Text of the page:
Article: article from journal or magazin.
Towards building the tree of life: a simulation study for all angiosperm genera.
Comprehensive phylogenetic trees are essential tools to better understand evolutionary processes. For many groups of organisms or projects aiming to build the Tree of Life, comprehensive phylogenetic analysis implies sampling hundreds to thousands of taxa. For the tree of all life this task rises to a highly conservative 13 million. Here, we assessed the performances of methods to reconstruct large trees using Monte Carlo simulations with parameters inferred from four large angiosperm DNA matrices, containing between 141 and 567 taxa. For each data set, parameters of the HKY85+G model were estimated and used to simulate 20 new matrices for sequence lengths from 100 to 10,000 base pairs. Maximum parsimony and neighbor joining were used to analyze each simulated matrix. In our simulations, accuracy was measured by counting the number of nodes in the model tree that were correctly inferred. The accuracy of the two methods increased very quickly with the addition of characters before reaching a plateau around 1000 nucleotides for any sizes of trees simulated. An increase in the number of taxa from 141 to 567 did not significantly decrease the accuracy of the methods used, despite the increase in the complexity of tree space. Moreover, the distribution of branch lengths rather than the rate of evolution was found to be the most important factor for accurately inferring these large trees. Finally, a tree containing 13,000 taxa was created to represent a hypothetical tree of all angiosperm genera and the efficiency of phylogenetic reconstructions was tested with simulated matrices containing an increasing number of nucleotides up to a maximum of 30,000. Even with such a large tree, our simulations suggested that simple heuristic searches were able to infer up to 80% of the nodes correctly.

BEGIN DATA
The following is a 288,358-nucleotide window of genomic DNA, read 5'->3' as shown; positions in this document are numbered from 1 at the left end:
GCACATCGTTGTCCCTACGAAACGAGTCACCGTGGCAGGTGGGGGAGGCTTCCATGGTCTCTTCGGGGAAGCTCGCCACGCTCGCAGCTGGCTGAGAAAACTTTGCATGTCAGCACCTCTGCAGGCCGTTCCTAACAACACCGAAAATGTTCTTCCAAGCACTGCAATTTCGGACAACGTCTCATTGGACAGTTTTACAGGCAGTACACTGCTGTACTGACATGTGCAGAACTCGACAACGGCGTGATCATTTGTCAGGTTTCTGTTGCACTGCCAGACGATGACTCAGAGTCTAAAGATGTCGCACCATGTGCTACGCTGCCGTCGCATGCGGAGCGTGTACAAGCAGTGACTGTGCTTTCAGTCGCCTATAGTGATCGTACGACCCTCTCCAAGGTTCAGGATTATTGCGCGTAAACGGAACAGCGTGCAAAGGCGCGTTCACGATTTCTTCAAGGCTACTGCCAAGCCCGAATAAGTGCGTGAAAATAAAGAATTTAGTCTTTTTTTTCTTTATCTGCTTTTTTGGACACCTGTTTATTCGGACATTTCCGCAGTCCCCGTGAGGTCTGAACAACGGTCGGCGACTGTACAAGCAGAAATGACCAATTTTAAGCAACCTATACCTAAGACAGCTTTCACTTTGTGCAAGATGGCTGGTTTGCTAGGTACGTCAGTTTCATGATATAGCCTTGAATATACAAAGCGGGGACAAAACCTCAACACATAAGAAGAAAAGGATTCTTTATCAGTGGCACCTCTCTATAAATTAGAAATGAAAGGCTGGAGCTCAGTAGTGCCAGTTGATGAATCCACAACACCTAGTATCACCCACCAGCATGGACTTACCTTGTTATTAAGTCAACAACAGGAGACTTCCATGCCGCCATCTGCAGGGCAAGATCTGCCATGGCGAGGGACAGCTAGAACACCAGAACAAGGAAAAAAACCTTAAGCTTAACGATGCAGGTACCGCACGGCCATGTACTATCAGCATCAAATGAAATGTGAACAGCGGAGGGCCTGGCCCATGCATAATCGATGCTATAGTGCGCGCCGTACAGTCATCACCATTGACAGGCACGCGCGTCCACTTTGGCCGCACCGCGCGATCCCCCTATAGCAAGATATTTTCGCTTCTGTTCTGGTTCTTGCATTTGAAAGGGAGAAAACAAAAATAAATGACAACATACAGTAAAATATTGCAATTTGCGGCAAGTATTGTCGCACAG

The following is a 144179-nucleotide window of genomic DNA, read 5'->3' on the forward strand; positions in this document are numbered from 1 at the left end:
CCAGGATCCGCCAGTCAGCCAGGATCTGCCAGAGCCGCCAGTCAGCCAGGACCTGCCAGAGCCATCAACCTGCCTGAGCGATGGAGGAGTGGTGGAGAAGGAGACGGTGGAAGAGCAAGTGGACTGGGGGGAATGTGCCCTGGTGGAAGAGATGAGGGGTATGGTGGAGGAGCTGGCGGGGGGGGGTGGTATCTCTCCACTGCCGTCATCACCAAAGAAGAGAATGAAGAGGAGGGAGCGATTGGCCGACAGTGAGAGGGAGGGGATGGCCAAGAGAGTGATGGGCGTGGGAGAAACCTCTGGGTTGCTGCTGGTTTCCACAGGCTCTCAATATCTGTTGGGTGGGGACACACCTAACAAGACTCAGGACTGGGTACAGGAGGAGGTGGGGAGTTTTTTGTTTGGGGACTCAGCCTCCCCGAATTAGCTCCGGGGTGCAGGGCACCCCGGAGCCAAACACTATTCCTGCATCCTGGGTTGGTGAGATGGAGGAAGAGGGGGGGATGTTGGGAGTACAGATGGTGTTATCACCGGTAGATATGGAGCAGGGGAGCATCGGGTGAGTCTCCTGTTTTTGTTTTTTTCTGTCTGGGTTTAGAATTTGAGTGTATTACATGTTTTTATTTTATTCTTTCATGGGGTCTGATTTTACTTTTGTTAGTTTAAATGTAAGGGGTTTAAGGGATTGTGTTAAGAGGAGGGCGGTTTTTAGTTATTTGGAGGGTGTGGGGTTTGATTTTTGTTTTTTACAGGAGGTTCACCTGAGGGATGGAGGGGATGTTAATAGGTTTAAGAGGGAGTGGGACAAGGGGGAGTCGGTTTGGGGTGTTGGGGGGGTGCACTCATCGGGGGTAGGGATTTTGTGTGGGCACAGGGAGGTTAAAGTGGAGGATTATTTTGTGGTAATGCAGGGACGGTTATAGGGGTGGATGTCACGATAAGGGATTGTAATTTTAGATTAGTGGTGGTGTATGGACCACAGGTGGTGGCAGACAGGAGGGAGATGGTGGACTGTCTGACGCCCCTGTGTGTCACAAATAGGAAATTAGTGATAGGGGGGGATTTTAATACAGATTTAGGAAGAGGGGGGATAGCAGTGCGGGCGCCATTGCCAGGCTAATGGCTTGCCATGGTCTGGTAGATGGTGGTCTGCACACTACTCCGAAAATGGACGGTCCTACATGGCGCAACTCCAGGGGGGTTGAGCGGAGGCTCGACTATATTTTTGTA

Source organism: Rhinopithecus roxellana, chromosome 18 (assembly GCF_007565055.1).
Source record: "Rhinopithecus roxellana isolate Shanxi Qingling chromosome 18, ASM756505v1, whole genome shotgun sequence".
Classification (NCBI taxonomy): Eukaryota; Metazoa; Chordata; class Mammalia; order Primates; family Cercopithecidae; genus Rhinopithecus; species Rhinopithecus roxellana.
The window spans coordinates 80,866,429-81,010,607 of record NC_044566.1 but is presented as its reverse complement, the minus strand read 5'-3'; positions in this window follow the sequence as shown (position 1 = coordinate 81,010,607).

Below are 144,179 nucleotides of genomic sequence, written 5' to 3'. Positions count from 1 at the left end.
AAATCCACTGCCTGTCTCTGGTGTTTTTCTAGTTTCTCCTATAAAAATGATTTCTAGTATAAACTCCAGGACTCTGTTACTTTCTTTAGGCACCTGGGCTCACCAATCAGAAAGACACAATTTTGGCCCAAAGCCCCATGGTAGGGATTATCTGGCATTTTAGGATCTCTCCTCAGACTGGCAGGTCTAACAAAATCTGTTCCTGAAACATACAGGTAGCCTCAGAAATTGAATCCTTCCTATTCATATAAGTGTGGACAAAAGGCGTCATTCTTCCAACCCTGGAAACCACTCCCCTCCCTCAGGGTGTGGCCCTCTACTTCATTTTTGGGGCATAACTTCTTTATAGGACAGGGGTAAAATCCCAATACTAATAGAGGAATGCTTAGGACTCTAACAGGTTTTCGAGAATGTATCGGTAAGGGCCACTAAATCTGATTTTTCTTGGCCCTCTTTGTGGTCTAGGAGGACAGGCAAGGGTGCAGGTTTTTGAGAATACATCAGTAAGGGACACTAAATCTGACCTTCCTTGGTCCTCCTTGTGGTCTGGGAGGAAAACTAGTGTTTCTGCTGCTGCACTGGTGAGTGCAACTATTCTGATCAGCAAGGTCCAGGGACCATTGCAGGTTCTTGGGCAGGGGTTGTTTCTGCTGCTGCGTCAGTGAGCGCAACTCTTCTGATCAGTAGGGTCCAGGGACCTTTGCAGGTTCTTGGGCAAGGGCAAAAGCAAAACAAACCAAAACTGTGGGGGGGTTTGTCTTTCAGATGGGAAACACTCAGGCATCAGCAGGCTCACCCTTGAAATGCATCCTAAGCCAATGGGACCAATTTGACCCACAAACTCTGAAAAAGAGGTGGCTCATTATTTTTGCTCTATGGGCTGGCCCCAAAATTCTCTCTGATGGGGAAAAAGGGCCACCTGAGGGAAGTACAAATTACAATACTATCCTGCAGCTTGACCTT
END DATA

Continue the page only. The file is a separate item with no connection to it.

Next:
Angiosperms/genetics, Base Sequence, Classification/methods, Cluster Analysis, Computer Simulation, Models, Genetic, Monte Carlo Method, Phylogeny, Reproducibility of Results, Sample Size
Web of science
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